Two Top Ten Lists Tell Tales Of Theatre Today

October 14th, 2014 § 5 comments § permalink

Aside from being the month of copious pumpkin flavored foodstuffs, October also brings two perennial theatrical top ten lists that are worthy of note: American Theatre magazine’s list of the most produced plays in Theatre Communications Group theatres for the coming season and Dramatics magazine’s lists of the most produced plays, musicals and one-acts in high school theatre for the prior year. They both say a great deal about the state of theatre in their respective spheres of production, both Continue reading...

Quiet Kryptonite Fells California High School Theatre Superheroines

October 8th, 2014 § 2 comments § permalink

A couple of weeks ago, yet another high school play was canceled over its content, this time at Santiago High School in Corona, California. Unlike the cases we often hear about, there was no press about the decision, no student protest, no faculty outcry. By the time I learned of it and communicated briefly on social media with a couple of students involved in the show, they were ready to just move on. The play was to have been performed in the latter part of this month. The play, Hearts Like Continue reading...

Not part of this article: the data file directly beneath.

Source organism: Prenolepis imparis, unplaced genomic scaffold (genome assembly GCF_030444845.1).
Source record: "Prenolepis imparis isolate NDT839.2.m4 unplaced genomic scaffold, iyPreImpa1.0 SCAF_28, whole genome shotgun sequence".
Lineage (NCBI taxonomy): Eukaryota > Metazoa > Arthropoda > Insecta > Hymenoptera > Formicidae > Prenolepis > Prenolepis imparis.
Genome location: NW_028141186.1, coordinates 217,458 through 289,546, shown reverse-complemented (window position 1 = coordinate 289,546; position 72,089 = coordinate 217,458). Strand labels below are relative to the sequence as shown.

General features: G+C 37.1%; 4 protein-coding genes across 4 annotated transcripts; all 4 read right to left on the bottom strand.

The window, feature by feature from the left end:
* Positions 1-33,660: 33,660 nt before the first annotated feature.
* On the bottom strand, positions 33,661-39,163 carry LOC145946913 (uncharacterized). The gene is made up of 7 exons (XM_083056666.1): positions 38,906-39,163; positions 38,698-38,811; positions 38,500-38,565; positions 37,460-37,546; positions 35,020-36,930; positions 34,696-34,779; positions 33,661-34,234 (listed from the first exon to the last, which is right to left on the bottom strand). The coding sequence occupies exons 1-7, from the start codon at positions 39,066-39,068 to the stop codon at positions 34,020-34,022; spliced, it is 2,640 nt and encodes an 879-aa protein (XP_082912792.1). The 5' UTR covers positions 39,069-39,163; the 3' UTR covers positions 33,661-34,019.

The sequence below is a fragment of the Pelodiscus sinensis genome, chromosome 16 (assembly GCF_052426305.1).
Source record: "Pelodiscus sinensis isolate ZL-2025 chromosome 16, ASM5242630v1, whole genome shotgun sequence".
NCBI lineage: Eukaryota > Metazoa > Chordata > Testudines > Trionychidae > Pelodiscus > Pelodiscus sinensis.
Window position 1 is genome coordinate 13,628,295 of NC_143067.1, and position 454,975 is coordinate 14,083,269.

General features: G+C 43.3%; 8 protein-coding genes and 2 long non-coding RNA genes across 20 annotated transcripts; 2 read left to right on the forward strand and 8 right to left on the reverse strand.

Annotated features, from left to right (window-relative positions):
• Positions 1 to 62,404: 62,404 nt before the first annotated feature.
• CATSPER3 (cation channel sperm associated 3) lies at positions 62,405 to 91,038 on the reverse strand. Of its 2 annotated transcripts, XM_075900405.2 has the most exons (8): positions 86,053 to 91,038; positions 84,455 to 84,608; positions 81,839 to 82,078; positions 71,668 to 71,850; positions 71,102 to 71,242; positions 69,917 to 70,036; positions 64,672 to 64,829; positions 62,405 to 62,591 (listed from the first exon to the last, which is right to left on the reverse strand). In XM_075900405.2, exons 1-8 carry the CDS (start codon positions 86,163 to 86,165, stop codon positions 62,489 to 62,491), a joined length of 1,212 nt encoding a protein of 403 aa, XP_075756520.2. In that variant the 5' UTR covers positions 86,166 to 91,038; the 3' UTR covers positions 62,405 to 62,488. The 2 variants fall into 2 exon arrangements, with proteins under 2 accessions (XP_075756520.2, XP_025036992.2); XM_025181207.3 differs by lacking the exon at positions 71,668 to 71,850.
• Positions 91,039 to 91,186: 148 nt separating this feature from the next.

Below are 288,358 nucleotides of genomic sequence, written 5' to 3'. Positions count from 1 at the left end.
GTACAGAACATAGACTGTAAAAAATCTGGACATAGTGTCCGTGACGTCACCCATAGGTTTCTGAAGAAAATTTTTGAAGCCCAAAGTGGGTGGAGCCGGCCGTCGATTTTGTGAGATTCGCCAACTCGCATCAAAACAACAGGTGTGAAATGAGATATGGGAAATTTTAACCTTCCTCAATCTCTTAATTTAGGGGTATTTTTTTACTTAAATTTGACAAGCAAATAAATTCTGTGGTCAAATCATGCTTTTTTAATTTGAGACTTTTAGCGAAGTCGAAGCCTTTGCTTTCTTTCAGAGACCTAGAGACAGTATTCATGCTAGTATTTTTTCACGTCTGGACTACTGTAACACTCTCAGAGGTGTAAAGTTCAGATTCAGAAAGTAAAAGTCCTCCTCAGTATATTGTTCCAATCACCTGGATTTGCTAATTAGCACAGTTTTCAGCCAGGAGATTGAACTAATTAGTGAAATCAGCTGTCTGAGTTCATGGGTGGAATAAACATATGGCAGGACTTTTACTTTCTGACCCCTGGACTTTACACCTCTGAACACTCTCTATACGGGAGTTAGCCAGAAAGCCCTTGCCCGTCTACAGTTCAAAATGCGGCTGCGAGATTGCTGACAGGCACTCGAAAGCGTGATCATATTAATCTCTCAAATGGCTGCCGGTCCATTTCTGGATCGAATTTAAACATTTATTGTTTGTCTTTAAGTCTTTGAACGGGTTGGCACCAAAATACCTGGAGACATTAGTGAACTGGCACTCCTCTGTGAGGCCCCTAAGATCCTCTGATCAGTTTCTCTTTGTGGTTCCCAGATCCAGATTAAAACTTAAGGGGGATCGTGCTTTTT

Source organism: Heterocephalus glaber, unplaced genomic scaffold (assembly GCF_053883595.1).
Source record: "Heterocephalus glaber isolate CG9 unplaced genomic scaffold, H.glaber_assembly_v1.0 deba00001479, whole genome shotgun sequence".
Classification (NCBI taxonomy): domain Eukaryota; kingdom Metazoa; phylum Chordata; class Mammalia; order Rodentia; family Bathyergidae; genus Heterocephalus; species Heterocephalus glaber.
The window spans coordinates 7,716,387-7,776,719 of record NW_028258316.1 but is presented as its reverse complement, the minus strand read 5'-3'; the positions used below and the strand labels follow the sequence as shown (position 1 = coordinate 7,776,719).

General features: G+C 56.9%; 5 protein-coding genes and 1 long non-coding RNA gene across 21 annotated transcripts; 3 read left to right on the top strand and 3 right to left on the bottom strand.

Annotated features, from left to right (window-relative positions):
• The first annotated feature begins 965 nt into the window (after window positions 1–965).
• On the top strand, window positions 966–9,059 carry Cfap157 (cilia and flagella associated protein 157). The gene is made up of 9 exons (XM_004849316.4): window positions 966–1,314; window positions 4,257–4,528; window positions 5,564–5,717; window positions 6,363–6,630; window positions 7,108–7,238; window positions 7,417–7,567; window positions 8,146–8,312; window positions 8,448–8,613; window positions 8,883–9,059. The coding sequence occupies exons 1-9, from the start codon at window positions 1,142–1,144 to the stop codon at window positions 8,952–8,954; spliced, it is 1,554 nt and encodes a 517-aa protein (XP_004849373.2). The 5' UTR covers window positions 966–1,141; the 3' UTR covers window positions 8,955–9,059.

Disability And The Return Of “Freak”

September 26th, 2014 § 1 comment § permalink

I anticipate that this October will be the month of “freak,” and not because of Halloween. Though that won’t help. Because the media can’t resist trend stories, and any three or more items with a common link can constitute a trend, the confluence of the AMC series Freakshow; the new season of American Horror Story, entitled “Freak Show”; and the Broadway musical Side Show, with its opening number inviting audiences to “Come Look at the Freaks,” will prove irresistible. However, Continue reading...

In Pennsylvania, Director Is Fired Over School “Spamalot”

September 19th, 2014 § 146 comments § permalink

I am angry and I am sad. But I am not entirely surprised. Earlier this morning, Dawn Burch, drama director at South Williamsport Area Junior/Senior High School in Pennsylvania, was fired from her position. By e-mail. The reason given? “Job performance.” It doesn’t take a detective to figure out what’s really going on. At the beginning of July, Burch asserted that her musical choice for this school year, Spamalot, had been nixed by the school due to its gay content. School officials Continue reading...

Questions On School Theatre Censorship, For South Williamsport & Beyond

September 18th, 2014 § 1 comment § permalink

Even if I were to attend the Board of Education meeting of the South Williamsport Area School District in Pennsylvania this coming Monday, September 22, I couldn’t speak. That’s because the district only allows comment from residents and taxpayers, and I am neither. Even if I were permitted to speak, I very likely would only be permitted to make a statement, since many school boards allow public comments at meetings, but don’t necessarily engage in dialogue. I have no idea what the practice Continue reading...